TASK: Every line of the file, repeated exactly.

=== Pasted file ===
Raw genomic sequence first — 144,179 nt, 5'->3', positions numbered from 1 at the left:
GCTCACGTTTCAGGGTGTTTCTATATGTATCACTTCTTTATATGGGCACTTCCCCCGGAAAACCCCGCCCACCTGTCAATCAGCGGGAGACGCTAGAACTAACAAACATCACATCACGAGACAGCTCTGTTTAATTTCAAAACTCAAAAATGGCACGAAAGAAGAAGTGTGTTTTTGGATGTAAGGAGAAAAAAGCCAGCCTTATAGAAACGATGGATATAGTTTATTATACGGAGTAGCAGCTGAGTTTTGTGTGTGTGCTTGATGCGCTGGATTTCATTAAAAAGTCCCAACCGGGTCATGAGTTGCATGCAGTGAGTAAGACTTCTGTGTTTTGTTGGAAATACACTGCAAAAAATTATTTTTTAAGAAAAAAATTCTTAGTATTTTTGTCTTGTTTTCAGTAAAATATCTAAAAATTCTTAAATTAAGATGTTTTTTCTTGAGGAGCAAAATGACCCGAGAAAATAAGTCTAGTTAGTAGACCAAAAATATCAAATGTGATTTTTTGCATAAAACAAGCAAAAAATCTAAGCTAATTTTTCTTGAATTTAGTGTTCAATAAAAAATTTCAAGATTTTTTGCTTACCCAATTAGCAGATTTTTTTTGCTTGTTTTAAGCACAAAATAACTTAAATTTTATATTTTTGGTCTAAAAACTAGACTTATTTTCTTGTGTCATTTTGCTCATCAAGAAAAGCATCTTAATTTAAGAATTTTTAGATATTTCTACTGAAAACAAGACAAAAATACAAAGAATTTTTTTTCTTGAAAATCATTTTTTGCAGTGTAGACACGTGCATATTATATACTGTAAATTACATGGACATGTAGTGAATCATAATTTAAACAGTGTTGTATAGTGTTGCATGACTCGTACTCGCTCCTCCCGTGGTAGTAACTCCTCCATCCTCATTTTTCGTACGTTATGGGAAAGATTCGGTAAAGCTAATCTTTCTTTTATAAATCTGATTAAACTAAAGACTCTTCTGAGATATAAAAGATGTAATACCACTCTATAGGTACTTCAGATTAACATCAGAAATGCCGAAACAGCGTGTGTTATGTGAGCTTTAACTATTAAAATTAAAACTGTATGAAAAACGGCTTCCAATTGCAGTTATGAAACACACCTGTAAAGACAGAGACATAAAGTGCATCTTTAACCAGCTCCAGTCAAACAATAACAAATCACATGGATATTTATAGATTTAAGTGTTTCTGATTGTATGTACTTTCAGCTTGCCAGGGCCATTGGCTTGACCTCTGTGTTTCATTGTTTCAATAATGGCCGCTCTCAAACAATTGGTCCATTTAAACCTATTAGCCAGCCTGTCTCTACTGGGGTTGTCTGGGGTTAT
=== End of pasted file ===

Raw genomic sequence first — 144,179 nt, 5'->3', positions numbered from 1 at the left:
GCTCACGTTTCAGGGTGTTTCTATATGTATCACTTCTTTATATGGGCACTTCCCCCGGAAAACCCCGCCCACCTGTCAATCAGCGGGAGACGCTAGAACTAACAAACATCACATCACGAGACAGCTCTGTTTAATTTCAAAACTCAAAAATGGCACGAAAGAAGAAGTGTGTTTTTGGATGTAAGGAGAAAAAAGCCAGCCTTATAGAAACGATGGATATAGTTTATTATACGGAGTAGCAGCTGAGTTTTGTGTGTGTGCTTGATGCGCTGGATTTCATTAAAAAGTCCCAACCGGGTCATGAGTTGCATGCAGTGAGTAAGACTTCTGTGTTTTGTTGGAAATACACTGCAAAAAATTATTTTTTAAGAAAAAAATTCTTAGTATTTTTGTCTTGTTTTCAGTAAAATATCTAAAAATTCTTAAATTAAGATGTTTTTTCTTGAGGAGCAAAATGACCCGAGAAAATAAGTCTAGTTAGTAGACCAAAAATATCAAATGTGATTTTTTGCATAAAACAAGCAAAAAATCTAAGCTAATTTTTCTTGAATTTAGTGTTCAATAAAAAATTTCAAGATTTTTTGCTTACCCAATTAGCAGATTTTTTTTGCTTGTTTTAAGCACAAAATAACTTAAATTTTATATTTTTGGTCTAAAAACTAGACTTATTTTCTTGTGTCATTTTGCTCATCAAGAAAAGCATCTTAATTTAAGAATTTTTAGATATTTCTACTGAAAACAAGACAAAAATACAAAGAATTTTTTTTCTTGAAAATCATTTTTTGCAGTGTAGACACGTGCATATTATATACTGTAAATTACATGGACATGTAGTGAATCATAATTTAAACAGTGTTGTATAGTGTTGCATGACTCGTACTCGCTCCTCCCGTGGTAGTAACTCCTCCATCCTCATTTTTCGTACGTTATGGGAAAGATTCGGTAAAGCTAATCTTTCTTTTATAAATCTGATTAAACTAAAGACTCTTCTGAGATATAAAAGATGTAATACCACTCTATAGGTACTTCAGATTAACATCAGAAATGCCGAAACAGCGTGTGTTATGTGAGCTTTAACTATTAAAATTAAAACTGTATGAAAAACGGCTTCCAATTGCAGTTATGAAACACACCTGTAAAGACAGAGACATAAAGTGCATCTTTAACCAGCTCCAGTCAAACAATAACAAATCACATGGATATTTATAGATTTAAGTGTTTCTGATTGTATGTACTTTCAGCTTGCCAGGGCCATTGGCTTGACCTCTGTGTTTCATTGTTTCAATAATGGCCGCTCTCAAACAATTGGTCCATTTAAACCTATTAGCCAGCCTGTCTCTACTGGGGTTGTCTGGGGTTAT